HS2 'will save the green belt'

A claim that the High Speed Two (HS2) rail project will prevent green belt development in the South East by unlocking a 'massive amount of available brownfield land in Leeds and Manchester for housebuilding' features in today's newspaper round-up.

The Sunday Times (subscription required) reports that the chairman of the HS2 project Sir David Higgins has warned that "vast swathes of countryside in South East England will be destroyed by housebuilding unless a proposed £50 billion high-speed railway is built to rebalance Britain’s economy". In an interview with the newspaper, Higgins predicted that "a new motorway would have to be ploughed through the Chilterns" if HS2 was scrapped, and "hundreds of thousands of new homes will destroy the South East’s green belt".

A leader in Times (subscription required) supports George Osborne's and David Cameron’s announcement today of a high-speed rail link from Liverpool to Hull to create a "northern powerhouse". "The arguments for bold infrastructure investment to rebalance Britain’s economy as it returns to robust growth are compelling," it says. "This announcement comes not a moment too soon."

The Sunday Telegraph reports that "the planned routes for the second stage of the HS2 rail line have been described as ‘fatally flawed’ by business leaders". Commentators, including Staffordshire Chambers of Commerce president Jonathan Mitchell and Stoke-on-Trent Council leader Mohammed Pervez criticise ministers "over reports that they are planning to route the line via Crewe instead of Stoke-on-Trent, which has fought hard for the project in an attempt to boost its economy".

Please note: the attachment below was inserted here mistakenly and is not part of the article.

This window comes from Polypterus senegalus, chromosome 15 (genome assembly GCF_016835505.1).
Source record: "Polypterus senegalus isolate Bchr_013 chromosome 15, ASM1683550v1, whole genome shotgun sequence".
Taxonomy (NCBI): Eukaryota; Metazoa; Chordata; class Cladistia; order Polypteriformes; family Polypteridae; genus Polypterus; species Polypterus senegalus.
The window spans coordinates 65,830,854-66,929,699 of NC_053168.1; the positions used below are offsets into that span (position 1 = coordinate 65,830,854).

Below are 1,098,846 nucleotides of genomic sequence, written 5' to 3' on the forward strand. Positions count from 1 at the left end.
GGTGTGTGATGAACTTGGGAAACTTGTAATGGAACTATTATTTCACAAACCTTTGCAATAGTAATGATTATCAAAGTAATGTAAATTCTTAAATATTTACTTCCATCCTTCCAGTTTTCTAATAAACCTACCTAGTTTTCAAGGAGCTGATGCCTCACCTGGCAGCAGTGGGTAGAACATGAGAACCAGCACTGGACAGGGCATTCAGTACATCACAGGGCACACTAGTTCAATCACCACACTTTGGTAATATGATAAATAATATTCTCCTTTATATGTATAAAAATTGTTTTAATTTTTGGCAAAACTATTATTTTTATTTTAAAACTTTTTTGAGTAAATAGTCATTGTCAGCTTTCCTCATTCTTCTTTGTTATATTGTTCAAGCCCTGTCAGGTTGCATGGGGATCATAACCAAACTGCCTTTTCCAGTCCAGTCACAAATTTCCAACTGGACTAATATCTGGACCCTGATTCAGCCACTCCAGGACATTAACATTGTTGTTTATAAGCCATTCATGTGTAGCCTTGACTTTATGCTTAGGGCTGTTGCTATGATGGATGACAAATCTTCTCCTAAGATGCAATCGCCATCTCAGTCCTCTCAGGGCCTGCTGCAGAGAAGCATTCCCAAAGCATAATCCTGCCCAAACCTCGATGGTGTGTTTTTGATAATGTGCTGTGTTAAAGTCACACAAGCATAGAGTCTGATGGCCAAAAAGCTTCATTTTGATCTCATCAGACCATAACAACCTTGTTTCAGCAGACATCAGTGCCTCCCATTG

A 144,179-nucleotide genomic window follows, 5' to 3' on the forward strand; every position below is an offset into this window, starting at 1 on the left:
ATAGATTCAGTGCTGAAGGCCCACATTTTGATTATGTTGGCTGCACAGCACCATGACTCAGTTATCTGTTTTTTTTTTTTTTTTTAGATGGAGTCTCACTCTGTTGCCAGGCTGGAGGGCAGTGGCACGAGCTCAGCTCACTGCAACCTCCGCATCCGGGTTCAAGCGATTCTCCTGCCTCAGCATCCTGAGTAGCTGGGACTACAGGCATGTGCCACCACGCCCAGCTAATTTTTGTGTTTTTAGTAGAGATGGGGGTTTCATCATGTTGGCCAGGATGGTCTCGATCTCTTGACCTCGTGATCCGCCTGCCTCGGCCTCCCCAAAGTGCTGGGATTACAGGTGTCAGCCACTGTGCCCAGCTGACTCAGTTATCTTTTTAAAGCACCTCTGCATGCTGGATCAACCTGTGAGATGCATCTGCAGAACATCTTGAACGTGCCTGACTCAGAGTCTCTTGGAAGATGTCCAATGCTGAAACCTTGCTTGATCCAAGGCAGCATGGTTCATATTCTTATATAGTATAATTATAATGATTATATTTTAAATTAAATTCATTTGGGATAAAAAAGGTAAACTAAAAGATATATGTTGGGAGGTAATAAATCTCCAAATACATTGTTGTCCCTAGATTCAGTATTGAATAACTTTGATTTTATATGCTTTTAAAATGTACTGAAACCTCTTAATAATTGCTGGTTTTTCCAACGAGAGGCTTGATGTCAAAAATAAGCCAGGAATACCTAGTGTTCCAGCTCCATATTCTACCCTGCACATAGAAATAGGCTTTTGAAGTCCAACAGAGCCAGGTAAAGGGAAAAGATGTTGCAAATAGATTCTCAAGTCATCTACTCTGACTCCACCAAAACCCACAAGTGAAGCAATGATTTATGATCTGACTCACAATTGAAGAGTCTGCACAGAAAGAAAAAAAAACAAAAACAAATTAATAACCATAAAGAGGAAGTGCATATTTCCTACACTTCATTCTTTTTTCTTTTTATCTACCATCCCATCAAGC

The Financial Times (subscription required) reports that "Britain’s regional businesses are choosing sides in the battle between Heathrow and Gatwick over airport expansion in South East England". Heathrow has won the support of 23 regional and local chambers of commerce "stretching from Newcastle to Kent", which "backed the west London airport in a letter sent last week to the independent Davies Commission", according to the newspaper.

The Daily Telegraph reports that the Ely skyline is under threat from "insensitive new development". It reports that a new bypass on raised embankments that would cut across the view of the city’s cathedral "is typical of the threat facing so many cathedral cities and historic towns and has led English Heritage, which advises the government, to propose an official designation for them that will protect their unique character". The newspaper predicts that "where Ely goes, many other historic towns may follow because of the unprecedented pressure on local authorities to accommodate new homes".

The Independent reports that "the architect Frank Gehry, designer of the Guggenheim Museum, has declared that 98 per cent of modern architecture is ‘shit’". Gehry made the comments is response to questions from journalists in Spain prior to receiving the Prince of Asturias prize from King Felipe. "Peering stonily from a podium he raised his middle finger in a gesture of contempt and rudeness before declaring his own genius and his disdain for the majority of his peers," according to the newspaper.


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